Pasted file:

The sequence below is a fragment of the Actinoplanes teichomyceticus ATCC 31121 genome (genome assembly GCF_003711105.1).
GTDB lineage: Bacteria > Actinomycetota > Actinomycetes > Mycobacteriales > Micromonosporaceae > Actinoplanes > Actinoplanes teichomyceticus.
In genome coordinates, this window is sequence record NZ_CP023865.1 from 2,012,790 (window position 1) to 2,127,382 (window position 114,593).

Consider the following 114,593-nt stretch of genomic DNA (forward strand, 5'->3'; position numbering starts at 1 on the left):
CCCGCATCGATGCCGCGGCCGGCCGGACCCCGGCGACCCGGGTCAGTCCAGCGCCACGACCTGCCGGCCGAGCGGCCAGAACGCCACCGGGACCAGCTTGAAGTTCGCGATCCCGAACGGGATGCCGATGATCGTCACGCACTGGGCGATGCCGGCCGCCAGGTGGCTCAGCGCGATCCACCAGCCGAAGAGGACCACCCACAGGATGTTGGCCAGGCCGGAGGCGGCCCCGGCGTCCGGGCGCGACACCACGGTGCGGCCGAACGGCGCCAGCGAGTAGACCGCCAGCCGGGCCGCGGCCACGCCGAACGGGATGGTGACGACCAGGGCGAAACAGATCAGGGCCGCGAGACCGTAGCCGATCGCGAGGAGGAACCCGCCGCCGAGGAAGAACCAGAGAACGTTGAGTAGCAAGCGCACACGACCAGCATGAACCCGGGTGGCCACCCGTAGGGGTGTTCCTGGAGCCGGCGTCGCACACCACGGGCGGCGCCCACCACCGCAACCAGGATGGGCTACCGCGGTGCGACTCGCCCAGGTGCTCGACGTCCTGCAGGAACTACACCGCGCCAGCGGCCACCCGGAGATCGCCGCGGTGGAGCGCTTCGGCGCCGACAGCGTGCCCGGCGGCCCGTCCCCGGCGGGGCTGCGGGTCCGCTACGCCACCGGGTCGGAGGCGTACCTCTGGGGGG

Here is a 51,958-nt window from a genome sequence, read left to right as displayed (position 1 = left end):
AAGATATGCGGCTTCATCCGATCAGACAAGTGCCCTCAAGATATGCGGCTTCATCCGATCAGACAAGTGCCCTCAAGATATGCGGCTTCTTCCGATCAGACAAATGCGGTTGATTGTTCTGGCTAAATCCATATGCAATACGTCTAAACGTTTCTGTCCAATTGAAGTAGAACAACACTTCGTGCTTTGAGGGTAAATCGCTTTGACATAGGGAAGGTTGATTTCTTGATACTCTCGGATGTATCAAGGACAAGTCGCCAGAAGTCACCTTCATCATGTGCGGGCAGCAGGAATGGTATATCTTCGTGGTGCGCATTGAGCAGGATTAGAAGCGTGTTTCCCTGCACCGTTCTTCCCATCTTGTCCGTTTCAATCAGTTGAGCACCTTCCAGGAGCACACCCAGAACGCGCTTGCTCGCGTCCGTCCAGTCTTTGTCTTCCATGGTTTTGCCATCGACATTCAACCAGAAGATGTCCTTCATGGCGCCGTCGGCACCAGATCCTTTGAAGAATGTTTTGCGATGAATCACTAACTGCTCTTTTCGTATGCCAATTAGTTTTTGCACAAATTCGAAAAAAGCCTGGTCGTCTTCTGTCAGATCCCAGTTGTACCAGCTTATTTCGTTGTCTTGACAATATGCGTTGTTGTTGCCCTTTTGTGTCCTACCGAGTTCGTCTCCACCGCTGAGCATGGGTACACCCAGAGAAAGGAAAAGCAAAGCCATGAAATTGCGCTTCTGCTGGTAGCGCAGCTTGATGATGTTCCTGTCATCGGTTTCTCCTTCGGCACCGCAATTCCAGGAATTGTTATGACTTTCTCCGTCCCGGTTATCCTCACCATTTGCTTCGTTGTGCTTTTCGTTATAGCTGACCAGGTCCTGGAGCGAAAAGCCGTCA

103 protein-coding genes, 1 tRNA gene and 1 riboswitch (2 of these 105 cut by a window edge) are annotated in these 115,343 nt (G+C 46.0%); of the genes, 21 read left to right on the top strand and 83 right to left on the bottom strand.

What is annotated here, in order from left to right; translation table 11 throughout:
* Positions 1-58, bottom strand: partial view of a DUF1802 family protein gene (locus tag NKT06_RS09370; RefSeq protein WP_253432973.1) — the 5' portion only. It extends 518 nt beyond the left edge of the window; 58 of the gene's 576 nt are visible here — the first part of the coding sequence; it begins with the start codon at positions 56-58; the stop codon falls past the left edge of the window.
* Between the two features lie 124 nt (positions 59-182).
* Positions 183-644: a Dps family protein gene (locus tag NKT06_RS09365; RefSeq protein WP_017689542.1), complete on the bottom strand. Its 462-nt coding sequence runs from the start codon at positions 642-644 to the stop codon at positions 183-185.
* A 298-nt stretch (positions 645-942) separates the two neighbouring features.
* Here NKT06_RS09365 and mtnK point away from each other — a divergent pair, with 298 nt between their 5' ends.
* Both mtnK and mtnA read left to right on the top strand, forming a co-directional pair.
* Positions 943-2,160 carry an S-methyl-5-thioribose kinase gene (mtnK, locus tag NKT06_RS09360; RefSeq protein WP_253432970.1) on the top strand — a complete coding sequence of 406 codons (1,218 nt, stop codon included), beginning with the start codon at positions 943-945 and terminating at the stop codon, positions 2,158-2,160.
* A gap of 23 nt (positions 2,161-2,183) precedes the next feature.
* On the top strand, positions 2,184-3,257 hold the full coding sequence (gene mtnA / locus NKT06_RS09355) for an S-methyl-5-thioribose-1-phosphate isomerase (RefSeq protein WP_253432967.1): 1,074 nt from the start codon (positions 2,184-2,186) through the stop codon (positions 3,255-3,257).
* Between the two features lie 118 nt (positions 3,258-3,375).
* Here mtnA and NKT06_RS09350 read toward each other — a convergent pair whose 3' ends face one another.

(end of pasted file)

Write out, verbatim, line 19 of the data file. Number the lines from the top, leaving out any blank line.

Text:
* Between the two features lie 118 nt (positions 3,258-3,375).